Latest Update For Sunday’s Storm

#Storm #Track #Total #Change #Ohio #Indiana #Kentucky

As promised I am going to go ahead and post the track and accumulation for this impending storm.  Still, at this time, I am not sold on the exact track and exact amounts, but confidence is high that some areas will get moderate to heavy snowfall.  On the reverse side of the coin, I have stated clearly that far southern Ohio would be right on the line of the rain/ice/snow line.  As we end Friday and head into Saturday that is still where I believe the line will be.   Many other forecasts and outlets have released their ideas, and that is great, but the issue I have had is knowing where that exact line will be.  If that takes some muster off the excitement, then I will take it because I am about being as most correct as possible and not being out first and have to change.  I am stubborn by nature and in storms like this, being stubborn might be the right way to go because things are still changing.







I know others have had ideas, but those are their ideas, not mine.  Every opinion and idea, if backed with sound reason and information, should be respected and not criticized.  Weather is in constant flux and chaos, that is why things change.  So value their opinions and ideas, not trashed and ridiculed.

First will be the track that I believe will happen with this storm:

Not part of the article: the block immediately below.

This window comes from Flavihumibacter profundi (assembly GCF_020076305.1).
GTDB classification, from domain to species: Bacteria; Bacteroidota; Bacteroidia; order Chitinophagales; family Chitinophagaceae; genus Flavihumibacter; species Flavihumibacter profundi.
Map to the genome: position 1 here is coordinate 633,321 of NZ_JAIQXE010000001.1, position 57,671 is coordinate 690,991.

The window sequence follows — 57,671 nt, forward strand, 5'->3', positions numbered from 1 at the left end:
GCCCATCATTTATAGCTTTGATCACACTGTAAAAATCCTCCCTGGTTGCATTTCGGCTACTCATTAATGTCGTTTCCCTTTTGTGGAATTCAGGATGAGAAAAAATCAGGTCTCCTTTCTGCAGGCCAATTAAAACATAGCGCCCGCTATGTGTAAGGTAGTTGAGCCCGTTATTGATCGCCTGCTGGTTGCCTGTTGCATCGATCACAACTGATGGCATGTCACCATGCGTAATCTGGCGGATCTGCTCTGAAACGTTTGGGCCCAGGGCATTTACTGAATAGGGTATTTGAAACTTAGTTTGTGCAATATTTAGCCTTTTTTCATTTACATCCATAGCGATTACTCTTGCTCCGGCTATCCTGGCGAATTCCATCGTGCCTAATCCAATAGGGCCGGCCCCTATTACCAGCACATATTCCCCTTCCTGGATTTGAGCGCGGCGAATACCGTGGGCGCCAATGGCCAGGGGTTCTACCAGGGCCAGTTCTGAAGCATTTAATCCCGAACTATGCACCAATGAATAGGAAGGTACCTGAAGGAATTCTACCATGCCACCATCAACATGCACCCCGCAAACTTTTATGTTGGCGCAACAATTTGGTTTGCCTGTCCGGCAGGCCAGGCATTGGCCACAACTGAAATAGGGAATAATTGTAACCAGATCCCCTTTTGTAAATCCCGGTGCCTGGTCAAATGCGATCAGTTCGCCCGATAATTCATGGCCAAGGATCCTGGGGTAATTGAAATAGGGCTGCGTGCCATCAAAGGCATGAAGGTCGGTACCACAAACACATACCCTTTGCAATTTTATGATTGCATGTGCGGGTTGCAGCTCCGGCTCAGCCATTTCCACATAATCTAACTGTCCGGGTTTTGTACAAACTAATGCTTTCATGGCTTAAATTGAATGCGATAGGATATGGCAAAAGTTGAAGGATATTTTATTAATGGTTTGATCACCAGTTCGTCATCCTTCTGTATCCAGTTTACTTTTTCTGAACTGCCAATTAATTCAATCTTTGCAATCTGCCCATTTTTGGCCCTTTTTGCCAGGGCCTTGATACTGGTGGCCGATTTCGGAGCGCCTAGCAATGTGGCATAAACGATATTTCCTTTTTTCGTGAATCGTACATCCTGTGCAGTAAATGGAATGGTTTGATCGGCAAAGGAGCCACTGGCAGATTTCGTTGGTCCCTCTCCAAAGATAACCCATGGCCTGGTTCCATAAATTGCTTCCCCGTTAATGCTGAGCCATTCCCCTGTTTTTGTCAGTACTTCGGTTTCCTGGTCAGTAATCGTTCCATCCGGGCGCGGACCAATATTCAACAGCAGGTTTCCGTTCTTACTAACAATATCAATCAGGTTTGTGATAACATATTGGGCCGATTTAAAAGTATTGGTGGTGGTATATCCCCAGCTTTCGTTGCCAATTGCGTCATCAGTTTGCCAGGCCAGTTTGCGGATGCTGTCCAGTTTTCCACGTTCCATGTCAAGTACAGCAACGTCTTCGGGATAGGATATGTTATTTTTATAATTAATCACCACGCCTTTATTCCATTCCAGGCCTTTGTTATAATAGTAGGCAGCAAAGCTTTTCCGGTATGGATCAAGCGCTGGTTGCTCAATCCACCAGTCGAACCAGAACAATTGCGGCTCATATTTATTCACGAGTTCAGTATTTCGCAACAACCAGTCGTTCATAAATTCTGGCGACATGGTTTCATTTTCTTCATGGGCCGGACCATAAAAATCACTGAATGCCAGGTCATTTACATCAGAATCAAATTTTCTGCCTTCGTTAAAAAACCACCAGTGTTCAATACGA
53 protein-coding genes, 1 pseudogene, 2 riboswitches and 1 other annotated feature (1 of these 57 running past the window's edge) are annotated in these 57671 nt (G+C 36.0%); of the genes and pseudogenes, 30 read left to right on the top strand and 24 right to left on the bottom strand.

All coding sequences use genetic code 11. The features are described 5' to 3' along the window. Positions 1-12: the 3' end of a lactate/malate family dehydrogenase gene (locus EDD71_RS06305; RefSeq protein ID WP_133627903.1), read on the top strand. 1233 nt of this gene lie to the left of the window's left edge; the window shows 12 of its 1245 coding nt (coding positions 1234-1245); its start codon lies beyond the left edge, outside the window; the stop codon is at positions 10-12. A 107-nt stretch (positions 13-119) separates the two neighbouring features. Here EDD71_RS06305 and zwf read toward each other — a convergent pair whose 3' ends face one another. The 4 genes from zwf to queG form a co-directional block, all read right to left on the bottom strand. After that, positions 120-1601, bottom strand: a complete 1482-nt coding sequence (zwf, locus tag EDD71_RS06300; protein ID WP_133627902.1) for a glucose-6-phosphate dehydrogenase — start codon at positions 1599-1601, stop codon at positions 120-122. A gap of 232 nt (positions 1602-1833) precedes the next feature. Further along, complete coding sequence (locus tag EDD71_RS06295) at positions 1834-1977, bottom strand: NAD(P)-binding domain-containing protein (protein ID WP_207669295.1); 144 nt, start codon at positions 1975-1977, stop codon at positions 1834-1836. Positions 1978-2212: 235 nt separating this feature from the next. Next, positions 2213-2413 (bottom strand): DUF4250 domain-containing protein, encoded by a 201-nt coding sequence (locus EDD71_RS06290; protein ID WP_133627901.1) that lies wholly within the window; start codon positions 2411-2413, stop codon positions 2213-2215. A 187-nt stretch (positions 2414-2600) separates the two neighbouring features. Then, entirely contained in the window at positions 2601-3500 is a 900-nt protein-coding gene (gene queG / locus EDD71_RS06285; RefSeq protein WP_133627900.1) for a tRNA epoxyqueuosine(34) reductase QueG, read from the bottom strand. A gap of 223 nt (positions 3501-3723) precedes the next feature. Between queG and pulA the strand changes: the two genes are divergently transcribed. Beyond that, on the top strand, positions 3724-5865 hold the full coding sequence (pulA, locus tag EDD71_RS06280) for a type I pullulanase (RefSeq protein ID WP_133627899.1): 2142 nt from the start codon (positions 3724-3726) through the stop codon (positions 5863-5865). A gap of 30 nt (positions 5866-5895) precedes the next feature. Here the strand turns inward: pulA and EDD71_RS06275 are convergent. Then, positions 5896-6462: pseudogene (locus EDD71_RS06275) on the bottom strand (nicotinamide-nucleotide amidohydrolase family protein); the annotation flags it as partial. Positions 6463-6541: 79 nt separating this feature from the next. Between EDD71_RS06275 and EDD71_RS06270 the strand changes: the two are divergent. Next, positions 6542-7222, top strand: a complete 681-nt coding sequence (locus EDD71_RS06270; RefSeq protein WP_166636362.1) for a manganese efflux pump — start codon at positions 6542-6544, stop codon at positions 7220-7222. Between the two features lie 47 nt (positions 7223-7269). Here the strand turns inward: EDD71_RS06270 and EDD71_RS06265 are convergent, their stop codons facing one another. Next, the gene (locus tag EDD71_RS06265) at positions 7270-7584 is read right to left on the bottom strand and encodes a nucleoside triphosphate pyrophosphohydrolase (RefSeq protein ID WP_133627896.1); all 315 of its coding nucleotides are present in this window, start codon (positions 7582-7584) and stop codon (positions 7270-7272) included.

Jonesboro, Arkansas to Clarksville, Tennessee to Richmond, Kentucky to south of Charleston, WV to Baltimore, Maryland.

I think the High Pressure over the Quebec Province is still being underplayed a bit that has some models shooting the low too far north too quickly.  What does this mean in terms of rain/snow/ice line?

Rain will be the predominant feature south of the Ohio River.  North of the Ohio River I believe rain will mix for a period of time with the sleet, freezing rain, and snow offsetting the time frame of pure liquid.  Once north of the I-275 northbound outer belt, brief rainfall is possible but a longer period of snow and ice can be expected.  Once 30-40 miles north of the Ohio River and points east and northeast snow and ice will be the main precipitation type and once again north of I-70 snowfall will be the dominant rule.

My best guess estimate is that anywhere from 0-3 inches can fall in far southern Ohio and Indiana with a mix of rain, sleet, and freezing rain.  Once out of far southern Ohio, the difference between light accumulations to heavy accumulations can be as little as 20 miles.  The precipice here is that anywhere from 3-8 inches can fall between the south side of Dayton, Ohio to the northern parts of Miami and Darke Counties.  Then farther north snow could be geared as high as a foot-plus and points west and east.  I hope you can listen to the audio because I will go more in depth with this scenario.